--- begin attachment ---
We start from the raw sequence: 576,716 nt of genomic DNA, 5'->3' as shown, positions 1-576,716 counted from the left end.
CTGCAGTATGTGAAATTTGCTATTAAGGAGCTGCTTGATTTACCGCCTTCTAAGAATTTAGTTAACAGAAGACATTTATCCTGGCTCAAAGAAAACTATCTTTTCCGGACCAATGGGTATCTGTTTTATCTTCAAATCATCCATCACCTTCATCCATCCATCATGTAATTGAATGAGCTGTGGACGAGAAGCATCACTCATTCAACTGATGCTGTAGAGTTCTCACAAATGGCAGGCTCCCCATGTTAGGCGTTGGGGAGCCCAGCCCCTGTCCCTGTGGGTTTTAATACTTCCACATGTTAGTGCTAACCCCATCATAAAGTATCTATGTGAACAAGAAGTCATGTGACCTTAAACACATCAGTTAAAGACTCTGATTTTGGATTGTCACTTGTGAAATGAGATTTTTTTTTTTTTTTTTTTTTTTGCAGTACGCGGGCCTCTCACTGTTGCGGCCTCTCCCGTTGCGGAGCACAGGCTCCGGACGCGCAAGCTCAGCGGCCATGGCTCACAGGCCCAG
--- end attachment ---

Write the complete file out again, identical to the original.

We start from the raw sequence: 576,716 nt of genomic DNA, 5'->3' as shown, positions 1-576,716 counted from the left end.
CTGCAGTATGTGAAATTTGCTATTAAGGAGCTGCTTGATTTACCGCCTTCTAAGAATTTAGTTAACAGAAGACATTTATCCTGGCTCAAAGAAAACTATCTTTTCCGGACCAATGGGTATCTGTTTTATCTTCAAATCATCCATCACCTTCATCCATCCATCATGTAATTGAATGAGCTGTGGACGAGAAGCATCACTCATTCAACTGATGCTGTAGAGTTCTCACAAATGGCAGGCTCCCCATGTTAGGCGTTGGGGAGCCCAGCCCCTGTCCCTGTGGGTTTTAATACTTCCACATGTTAGTGCTAACCCCATCATAAAGTATCTATGTGAACAAGAAGTCATGTGACCTTAAACACATCAGTTAAAGACTCTGATTTTGGATTGTCACTTGTGAAATGAGATTTTTTTTTTTTTTTTTTTTTTTGCAGTACGCGGGCCTCTCACTGTTGCGGCCTCTCCCGTTGCGGAGCACAGGCTCCGGACGCGCAAGCTCAGCGGCCATGGCTCACAGGCCCAG